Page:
A college course was taught this spring at the University of Wisconsin-Madison titled "The Problem of Whiteness."
No, the course isn't about the susceptibility of skin cancer Caucasian people face being out in the sun--that would be an acceptable thesis--but it's about the notion of 'white supremacy.'
The African Cultural Studies course hopes to indoctrinate malleable minds to "understand how whiteness is socially constructed and experienced in order to dismantle white supremacy," the online description states.
If the course focused on any other racial group, say for instance, blacks, it would have been banned in a heartbeat, but since Obama was in office, the new cocktail party conversation is how white supremacy is due to a power imbalance, in spite of all the evidence to the contrary. It's the new, more acceptable racism.
The malleable minds loved the course taught by Professor Damon Sajnani, a self-loathing white guy. The course requires no creative or analytical thinking, just the absorption of racial bias and the regurgitation of it on exams.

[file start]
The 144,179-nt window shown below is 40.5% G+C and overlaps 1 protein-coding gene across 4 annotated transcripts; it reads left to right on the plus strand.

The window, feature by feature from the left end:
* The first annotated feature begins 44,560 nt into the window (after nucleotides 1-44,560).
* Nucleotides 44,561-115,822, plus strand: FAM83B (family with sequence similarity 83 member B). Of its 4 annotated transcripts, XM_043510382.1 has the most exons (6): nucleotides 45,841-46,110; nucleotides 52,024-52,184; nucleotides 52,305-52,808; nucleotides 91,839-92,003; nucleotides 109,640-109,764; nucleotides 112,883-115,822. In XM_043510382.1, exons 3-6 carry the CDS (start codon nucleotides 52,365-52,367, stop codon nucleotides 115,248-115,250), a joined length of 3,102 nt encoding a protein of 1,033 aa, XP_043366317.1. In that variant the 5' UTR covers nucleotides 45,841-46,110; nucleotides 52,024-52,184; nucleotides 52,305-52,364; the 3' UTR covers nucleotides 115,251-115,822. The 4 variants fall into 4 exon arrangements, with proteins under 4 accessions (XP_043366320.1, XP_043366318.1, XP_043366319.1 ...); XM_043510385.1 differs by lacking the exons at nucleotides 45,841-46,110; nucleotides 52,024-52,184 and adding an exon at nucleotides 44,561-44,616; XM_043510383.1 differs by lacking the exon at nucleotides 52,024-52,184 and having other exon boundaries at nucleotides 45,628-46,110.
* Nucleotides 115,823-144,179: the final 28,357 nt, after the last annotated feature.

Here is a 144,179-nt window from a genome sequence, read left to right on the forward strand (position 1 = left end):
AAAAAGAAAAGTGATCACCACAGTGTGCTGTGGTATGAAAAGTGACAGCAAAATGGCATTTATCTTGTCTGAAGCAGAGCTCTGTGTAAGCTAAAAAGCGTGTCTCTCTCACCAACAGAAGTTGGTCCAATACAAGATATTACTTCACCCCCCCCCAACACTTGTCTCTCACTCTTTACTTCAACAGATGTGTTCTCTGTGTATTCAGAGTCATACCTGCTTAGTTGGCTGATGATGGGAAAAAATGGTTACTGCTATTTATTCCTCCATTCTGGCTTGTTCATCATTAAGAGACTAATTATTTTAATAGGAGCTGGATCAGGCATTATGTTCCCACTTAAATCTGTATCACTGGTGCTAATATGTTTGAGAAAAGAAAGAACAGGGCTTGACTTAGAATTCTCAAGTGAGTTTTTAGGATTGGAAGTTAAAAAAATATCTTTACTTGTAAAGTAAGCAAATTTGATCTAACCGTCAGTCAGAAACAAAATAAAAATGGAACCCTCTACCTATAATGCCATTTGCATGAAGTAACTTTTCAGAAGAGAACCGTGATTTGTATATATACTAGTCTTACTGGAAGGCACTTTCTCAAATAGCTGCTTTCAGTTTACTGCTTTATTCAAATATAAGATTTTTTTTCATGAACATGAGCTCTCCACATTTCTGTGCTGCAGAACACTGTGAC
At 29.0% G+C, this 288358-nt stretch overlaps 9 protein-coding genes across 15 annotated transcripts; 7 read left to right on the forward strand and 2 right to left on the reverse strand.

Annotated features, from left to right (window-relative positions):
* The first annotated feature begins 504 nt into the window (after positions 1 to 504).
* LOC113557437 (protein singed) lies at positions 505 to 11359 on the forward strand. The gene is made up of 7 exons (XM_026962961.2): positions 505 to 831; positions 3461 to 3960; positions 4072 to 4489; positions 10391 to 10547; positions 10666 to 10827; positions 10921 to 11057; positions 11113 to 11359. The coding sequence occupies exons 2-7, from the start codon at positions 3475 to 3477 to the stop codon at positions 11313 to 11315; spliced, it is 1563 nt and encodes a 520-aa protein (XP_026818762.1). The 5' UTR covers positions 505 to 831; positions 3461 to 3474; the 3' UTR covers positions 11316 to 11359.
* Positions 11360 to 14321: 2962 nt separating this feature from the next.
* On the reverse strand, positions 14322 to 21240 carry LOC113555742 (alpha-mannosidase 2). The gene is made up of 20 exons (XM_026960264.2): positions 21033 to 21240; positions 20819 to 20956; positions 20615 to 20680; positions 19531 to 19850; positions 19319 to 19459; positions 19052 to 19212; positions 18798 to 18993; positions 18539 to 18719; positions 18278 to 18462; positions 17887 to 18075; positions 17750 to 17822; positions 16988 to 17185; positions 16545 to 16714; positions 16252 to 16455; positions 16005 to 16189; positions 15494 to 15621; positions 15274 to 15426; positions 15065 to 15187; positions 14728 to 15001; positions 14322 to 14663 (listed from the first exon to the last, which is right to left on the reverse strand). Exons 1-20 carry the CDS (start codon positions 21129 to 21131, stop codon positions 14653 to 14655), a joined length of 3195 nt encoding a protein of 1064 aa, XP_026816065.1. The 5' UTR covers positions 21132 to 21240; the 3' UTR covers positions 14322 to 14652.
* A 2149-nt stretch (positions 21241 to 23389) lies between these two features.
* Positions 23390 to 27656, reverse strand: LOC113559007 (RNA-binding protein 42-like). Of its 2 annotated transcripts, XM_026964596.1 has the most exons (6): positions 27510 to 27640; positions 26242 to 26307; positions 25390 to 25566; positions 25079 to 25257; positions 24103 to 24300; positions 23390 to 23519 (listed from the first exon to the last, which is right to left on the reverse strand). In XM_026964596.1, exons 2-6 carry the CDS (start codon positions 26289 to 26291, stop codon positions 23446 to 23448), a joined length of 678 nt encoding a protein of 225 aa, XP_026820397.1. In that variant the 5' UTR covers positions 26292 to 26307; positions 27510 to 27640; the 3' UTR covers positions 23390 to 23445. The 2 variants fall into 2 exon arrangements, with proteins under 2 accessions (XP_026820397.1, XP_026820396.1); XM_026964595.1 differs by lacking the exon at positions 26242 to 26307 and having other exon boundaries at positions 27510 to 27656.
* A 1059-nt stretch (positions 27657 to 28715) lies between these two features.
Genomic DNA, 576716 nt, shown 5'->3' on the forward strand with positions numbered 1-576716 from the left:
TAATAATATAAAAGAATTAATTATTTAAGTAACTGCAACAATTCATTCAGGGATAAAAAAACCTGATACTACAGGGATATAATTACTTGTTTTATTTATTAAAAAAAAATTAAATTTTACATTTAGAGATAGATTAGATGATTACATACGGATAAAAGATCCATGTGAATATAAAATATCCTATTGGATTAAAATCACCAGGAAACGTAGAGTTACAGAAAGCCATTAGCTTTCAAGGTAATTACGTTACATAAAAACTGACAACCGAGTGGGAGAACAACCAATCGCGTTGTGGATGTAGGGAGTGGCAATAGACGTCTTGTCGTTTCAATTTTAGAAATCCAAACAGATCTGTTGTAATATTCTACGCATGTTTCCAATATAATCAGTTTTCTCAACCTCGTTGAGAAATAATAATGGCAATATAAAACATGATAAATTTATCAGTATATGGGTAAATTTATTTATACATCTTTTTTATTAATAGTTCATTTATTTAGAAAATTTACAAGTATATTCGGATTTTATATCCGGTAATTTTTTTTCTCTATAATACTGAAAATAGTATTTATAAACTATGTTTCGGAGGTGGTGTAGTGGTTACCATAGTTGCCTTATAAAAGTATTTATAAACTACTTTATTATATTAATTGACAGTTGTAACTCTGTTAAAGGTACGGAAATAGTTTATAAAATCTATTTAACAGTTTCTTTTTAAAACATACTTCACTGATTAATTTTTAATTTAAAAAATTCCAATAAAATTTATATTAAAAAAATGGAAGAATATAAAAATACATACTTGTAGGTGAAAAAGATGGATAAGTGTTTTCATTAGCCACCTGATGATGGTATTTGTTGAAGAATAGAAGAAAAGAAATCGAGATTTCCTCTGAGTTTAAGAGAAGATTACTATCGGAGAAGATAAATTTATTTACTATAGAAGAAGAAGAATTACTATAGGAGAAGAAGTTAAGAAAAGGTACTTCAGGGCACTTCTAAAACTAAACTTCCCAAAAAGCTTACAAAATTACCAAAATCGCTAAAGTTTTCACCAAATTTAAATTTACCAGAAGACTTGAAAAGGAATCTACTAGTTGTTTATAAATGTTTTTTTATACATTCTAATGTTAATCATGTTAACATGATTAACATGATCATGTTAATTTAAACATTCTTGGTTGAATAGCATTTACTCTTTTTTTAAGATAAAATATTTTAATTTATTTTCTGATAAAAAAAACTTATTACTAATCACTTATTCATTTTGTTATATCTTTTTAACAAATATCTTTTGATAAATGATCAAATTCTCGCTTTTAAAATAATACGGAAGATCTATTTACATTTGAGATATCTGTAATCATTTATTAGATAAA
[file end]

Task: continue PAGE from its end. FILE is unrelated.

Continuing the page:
"Student feedback was overwhelmingly positive--students said they found it valuable to examine majority cultures and how power imbalances are created, sustained, and challenged in societies around the world," a spokesperson told The College Fix.
After Sajnani debuted the class, Wisconsin state lawmakers denounced it and said it could affect future funding for the school.
State Rep. Dave Murphy raised concerns about several tweets from Sajnani's Twitter account that he said showed the professor "condones violence against law enforcement and compares white voters to the KKK."
One of Sajnani's tweets shown by Murphy includes a photo of news coverage from the 2016 fatal police shooting in Dallas. Sajnani tweeted: "Is the uprising finally starting? Is this style of protest gonna go viral?"
Governor Scott Walker called the course "goofy" but said school funding should be based on "the broader issue of accountability and performance."
In a phone interview with The College Fix last year, Sajnani said his course explores how white privilege and white power are connected and that it looks at how students can work for social justice.
The definition of social justice is based on 'equal outcome' rather than 'equal opportunity.' This means that everyone must end up with the same result, regardless of input, regardless of ability. Income redistribution is one way equal outcome is achieved--if you have ten dollars and I have one, I get to take four of yours.
That is simply immoral and evil.